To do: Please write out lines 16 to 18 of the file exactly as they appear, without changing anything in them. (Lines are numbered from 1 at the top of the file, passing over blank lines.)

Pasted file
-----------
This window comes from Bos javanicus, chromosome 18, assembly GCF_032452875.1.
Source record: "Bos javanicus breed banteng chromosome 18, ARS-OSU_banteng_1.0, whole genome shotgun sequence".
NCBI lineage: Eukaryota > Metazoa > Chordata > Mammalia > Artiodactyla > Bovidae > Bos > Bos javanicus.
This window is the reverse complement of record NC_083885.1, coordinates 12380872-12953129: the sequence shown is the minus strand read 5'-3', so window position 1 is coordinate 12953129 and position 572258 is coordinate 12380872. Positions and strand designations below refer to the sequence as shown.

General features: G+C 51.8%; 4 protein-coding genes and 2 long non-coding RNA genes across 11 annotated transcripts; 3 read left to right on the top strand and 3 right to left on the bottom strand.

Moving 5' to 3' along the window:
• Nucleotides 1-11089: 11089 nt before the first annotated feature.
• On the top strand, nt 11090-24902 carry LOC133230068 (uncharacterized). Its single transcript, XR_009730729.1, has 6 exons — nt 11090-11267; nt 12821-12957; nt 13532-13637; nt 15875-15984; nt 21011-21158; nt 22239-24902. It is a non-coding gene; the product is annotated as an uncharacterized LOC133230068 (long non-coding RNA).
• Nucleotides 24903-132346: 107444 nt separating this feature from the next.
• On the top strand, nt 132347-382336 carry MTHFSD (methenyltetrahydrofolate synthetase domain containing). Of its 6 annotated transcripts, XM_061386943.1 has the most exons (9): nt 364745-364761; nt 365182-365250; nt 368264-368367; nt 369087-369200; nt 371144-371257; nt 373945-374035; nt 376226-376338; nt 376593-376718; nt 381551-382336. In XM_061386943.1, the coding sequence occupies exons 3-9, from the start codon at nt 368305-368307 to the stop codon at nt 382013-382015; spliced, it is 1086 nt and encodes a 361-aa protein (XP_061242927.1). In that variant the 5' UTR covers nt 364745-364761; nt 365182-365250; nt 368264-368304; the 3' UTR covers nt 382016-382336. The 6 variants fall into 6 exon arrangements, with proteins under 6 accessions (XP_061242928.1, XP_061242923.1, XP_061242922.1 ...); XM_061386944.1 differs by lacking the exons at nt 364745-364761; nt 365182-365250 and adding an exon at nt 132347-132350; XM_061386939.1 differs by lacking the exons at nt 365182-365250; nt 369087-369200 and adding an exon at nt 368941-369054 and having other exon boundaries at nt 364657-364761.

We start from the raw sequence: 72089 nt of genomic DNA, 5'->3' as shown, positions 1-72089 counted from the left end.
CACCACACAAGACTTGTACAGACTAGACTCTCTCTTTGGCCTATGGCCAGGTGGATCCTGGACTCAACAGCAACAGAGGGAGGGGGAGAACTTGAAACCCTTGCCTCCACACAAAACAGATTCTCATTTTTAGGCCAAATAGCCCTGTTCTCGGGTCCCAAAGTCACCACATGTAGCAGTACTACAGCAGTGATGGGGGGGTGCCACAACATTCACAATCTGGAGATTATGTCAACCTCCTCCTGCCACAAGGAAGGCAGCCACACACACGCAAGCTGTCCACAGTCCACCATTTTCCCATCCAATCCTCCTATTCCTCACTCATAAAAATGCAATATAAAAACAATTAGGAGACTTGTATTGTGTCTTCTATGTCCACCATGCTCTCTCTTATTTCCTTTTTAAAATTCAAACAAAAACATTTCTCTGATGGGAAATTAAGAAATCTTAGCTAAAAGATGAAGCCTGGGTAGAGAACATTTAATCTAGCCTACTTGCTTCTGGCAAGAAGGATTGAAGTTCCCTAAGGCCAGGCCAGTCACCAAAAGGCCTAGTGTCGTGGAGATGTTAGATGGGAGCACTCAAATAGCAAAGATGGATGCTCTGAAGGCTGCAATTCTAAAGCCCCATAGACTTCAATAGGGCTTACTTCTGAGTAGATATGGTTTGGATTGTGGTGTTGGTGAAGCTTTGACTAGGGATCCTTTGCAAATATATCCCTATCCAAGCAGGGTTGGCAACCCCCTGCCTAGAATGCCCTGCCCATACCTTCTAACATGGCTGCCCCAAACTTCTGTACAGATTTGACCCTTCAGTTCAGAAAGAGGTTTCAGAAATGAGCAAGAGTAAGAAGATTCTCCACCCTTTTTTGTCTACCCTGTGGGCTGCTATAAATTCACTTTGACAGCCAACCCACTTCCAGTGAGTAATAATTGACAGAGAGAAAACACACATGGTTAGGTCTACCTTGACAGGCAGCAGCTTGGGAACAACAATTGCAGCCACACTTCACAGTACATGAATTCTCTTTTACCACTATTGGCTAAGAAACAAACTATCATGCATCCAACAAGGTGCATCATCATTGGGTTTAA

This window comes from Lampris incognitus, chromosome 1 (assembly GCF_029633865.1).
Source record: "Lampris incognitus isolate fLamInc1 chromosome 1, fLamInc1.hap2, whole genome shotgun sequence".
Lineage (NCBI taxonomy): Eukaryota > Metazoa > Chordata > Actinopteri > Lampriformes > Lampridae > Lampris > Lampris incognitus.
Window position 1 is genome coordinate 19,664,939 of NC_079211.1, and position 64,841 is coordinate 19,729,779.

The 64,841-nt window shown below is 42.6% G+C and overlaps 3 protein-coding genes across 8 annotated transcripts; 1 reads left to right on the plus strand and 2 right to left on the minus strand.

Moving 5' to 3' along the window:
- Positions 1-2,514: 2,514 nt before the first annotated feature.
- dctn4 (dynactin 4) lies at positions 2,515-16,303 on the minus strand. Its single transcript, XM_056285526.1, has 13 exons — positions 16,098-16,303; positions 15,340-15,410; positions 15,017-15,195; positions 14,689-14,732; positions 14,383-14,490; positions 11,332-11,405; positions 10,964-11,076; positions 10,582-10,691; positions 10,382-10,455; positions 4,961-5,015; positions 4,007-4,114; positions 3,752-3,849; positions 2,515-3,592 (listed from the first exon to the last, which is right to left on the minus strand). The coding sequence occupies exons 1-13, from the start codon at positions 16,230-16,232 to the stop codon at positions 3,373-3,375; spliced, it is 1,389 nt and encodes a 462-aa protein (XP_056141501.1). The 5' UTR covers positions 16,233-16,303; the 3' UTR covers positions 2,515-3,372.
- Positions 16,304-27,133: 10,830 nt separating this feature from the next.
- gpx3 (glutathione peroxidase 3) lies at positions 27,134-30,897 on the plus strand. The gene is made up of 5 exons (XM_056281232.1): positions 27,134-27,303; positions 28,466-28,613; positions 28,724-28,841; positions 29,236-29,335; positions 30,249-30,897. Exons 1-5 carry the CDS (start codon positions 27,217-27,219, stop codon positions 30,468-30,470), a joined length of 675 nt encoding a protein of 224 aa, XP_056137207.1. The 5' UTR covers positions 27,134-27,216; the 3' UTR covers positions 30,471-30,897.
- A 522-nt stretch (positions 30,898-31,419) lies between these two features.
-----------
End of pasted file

Window position 1 is genome coordinate 19,664,939 of NC_079211.1, and position 64,841 is coordinate 19,729,779.

The 64,841-nt window shown below is 42.6% G+C and overlaps 3 protein-coding genes across 8 annotated transcripts; 1 reads left to right on the plus strand and 2 right to left on the minus strand.

Moving 5' to 3' along the window: